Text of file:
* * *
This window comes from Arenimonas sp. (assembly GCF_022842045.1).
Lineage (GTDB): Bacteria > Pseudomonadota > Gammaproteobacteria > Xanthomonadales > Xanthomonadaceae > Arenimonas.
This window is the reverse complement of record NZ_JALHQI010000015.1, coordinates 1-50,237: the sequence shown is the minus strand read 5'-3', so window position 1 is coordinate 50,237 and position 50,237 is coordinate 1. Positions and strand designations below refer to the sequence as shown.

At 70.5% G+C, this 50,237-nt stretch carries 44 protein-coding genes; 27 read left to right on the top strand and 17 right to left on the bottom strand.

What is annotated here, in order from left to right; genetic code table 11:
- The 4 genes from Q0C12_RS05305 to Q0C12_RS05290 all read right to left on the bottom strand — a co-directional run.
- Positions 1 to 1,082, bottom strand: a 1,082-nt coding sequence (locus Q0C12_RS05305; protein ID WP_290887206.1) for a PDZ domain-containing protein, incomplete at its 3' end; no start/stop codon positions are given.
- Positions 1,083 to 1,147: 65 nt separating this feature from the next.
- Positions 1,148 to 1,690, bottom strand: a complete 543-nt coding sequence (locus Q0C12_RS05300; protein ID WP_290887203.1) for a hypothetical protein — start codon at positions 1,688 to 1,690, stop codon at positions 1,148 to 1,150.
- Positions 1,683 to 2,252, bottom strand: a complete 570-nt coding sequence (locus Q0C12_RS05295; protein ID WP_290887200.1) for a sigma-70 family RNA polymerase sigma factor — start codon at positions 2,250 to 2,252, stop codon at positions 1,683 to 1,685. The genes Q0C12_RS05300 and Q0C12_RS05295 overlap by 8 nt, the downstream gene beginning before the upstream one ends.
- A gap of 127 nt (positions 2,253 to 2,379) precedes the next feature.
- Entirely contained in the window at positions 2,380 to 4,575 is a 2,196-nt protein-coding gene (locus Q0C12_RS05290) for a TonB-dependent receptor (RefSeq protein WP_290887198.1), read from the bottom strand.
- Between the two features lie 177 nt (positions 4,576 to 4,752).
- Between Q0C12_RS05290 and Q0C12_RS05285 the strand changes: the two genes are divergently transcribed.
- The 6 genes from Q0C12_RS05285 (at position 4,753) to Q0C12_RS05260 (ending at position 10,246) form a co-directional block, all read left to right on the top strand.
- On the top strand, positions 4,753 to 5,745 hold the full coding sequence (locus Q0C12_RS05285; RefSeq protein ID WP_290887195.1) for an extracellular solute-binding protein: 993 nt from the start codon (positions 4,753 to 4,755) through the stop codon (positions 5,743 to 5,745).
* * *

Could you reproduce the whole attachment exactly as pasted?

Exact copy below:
This window comes from Arenimonas sp. (assembly GCF_022842045.1).
Lineage (GTDB): Bacteria > Pseudomonadota > Gammaproteobacteria > Xanthomonadales > Xanthomonadaceae > Arenimonas.
This window is the reverse complement of record NZ_JALHQI010000015.1, coordinates 1-50,237: the sequence shown is the minus strand read 5'-3', so window position 1 is coordinate 50,237 and position 50,237 is coordinate 1. Positions and strand designations below refer to the sequence as shown.

At 70.5% G+C, this 50,237-nt stretch carries 44 protein-coding genes; 27 read left to right on the top strand and 17 right to left on the bottom strand.

What is annotated here, in order from left to right; genetic code table 11:
- The 4 genes from Q0C12_RS05305 to Q0C12_RS05290 all read right to left on the bottom strand — a co-directional run.
- Positions 1 to 1,082, bottom strand: a 1,082-nt coding sequence (locus Q0C12_RS05305; protein ID WP_290887206.1) for a PDZ domain-containing protein, incomplete at its 3' end; no start/stop codon positions are given.
- Positions 1,083 to 1,147: 65 nt separating this feature from the next.
- Positions 1,148 to 1,690, bottom strand: a complete 543-nt coding sequence (locus Q0C12_RS05300; protein ID WP_290887203.1) for a hypothetical protein — start codon at positions 1,688 to 1,690, stop codon at positions 1,148 to 1,150.
- Positions 1,683 to 2,252, bottom strand: a complete 570-nt coding sequence (locus Q0C12_RS05295; protein ID WP_290887200.1) for a sigma-70 family RNA polymerase sigma factor — start codon at positions 2,250 to 2,252, stop codon at positions 1,683 to 1,685. The genes Q0C12_RS05300 and Q0C12_RS05295 overlap by 8 nt, the downstream gene beginning before the upstream one ends.
- A gap of 127 nt (positions 2,253 to 2,379) precedes the next feature.
- Entirely contained in the window at positions 2,380 to 4,575 is a 2,196-nt protein-coding gene (locus Q0C12_RS05290) for a TonB-dependent receptor (RefSeq protein WP_290887198.1), read from the bottom strand.
- Between the two features lie 177 nt (positions 4,576 to 4,752).
- Between Q0C12_RS05290 and Q0C12_RS05285 the strand changes: the two genes are divergently transcribed.
- The 6 genes from Q0C12_RS05285 (at position 4,753) to Q0C12_RS05260 (ending at position 10,246) form a co-directional block, all read left to right on the top strand.
- On the top strand, positions 4,753 to 5,745 hold the full coding sequence (locus Q0C12_RS05285; RefSeq protein ID WP_290887195.1) for an extracellular solute-binding protein: 993 nt from the start codon (positions 4,753 to 4,755) through the stop codon (positions 5,743 to 5,745).